Celery can also be beneficial for heart health, reducing inflammation, and protecting against chronic disease.

Whether you drink celery juice on its own or combined with the juice of apples, lemons, leafy greens, or ginger, you’ll get a shot of health benefits and a tasty beverage: what’s not to love?

5) Cucumber

Cucumber also has an elevated water content helping you to stay fully hydrated. Low in calories and high in vitamins C and K, cucumber also contains potassium and manganese.

6) Kale

Leafy greens are always a smart choice when you’re juicing, and kale is among the best options you have. Versatile and mildly flavored, kale makes a great pairing with many other fruits and vegetable in juice form.

Kale is a versatile leafy green with a mild flavor that pairs well with other fruits and veggies in juices.

Raw kale also boasts a high antioxidants profile, and it’s another veggie rich in beta-carotene. Antioxidants in your body can help attack and neutralize free radicals that lead to premature skin aging and heart disease. Drinking kale juice has been shown in studies to minimize the risk of coronary disease as well as reducing bad cholesterol.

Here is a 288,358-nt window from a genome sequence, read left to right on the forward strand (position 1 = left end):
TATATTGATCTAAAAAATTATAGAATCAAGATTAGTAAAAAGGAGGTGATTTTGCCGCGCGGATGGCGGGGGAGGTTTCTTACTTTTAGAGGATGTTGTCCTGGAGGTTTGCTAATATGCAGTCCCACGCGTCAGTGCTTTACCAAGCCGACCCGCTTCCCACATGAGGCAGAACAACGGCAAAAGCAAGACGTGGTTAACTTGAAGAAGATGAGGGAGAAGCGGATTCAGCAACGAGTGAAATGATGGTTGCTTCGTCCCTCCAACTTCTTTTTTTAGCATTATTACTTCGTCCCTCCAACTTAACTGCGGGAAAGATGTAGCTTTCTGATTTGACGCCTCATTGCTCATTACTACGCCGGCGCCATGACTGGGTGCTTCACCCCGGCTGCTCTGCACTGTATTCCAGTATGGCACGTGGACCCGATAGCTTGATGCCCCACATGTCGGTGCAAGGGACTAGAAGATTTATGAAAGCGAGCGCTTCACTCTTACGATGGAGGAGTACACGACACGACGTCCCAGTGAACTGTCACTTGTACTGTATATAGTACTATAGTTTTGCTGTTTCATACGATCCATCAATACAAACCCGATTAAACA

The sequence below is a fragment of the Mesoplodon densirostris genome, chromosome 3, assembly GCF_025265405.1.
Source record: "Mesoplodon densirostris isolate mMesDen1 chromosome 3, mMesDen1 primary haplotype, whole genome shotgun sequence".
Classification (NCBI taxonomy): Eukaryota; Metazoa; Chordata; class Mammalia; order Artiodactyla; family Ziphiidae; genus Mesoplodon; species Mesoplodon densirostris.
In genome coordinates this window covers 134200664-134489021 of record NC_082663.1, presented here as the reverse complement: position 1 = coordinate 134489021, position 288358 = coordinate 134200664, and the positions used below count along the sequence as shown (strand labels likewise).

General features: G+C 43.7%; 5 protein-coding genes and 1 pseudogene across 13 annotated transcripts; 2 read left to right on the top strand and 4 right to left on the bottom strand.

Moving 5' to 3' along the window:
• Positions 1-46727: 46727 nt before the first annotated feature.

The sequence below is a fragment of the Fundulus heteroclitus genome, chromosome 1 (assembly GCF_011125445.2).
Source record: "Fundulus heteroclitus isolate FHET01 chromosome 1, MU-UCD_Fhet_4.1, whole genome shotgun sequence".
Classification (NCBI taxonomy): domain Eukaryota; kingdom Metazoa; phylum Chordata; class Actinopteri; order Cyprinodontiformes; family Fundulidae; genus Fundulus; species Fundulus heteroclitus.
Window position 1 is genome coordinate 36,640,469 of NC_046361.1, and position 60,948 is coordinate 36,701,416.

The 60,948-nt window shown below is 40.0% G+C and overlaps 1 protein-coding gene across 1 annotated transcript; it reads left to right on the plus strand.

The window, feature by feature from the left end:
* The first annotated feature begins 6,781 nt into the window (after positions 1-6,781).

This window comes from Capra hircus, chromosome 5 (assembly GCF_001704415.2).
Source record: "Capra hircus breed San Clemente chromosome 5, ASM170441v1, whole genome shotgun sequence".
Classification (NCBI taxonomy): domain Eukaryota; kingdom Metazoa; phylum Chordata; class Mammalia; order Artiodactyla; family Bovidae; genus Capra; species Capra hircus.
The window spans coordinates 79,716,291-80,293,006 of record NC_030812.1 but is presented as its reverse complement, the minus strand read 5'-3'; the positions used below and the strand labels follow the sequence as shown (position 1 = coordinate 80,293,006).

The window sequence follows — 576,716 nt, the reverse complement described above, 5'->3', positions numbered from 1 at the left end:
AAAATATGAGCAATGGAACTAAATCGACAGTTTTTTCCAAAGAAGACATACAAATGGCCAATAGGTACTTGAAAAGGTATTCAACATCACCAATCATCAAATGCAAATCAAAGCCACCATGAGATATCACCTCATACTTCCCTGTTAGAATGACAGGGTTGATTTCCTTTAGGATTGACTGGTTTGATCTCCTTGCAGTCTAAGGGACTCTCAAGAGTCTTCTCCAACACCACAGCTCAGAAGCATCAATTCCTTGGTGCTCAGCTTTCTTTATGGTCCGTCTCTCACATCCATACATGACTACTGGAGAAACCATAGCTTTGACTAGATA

7) Parsley

Don’t write off parsley as a garnish or herb for cooking. Throw some in the juicer and you might be surprised at the results.

With plenty of vitamins A, C, and K, parsley triggers many health benefits. The herb can also help to lower blood sugar and preserve liver function, both tested in animal studies.

8) Spinach

Spinach is a leafy green that gives your juice a mild but distinctive flavor. Spinach is also a smart bet for lip-smacking smoothies.

Filled with vitamins A and C, spinach also has plenty of antioxidants like kaempferol, lutein, and quercetin. Spinach also has nitrates, possibly beneficial for heart health.

There are also another couple of benefits you might notice after juicing spinach.

Firstly, spinach has been shown in studies to help with high blood pressure.

Beyond this, spinach juice can regulate antacid activity making it a potentially good choice if you suffer from acid reflux and you need a soothing and healthful drink in the morning or evening.

9) Tomatoes

Tomatoes are a staple that work effectively in your juicer and can help to soothe and reduce inflammation.

Low in calories and high in vitamins and minerals, tomatoes are also brimming with a compound called lycopene linked to a reduced risk of heart attack, prostate cancer, and stroke.

Juice tomatoes along with cucumber, celery, and parsley for a thoroughly refreshing juice.

10) Wheatgrass

Wheatgrass

Wheatgrass is becoming increasingly popular for juicing.

Full of phosphorus, iron, copper, and magnesium, wheatgrass also has a large quantity of amino acids. These are considered the building blocks of protein.

Wheatgrass contains chlorophyll, a naturally-occurring plant pigment that has anti-cancer properties and is also a potent anti-inflammatory.

Juice up some wheatgrass on its own or use it in combination with other fruits and vegetables.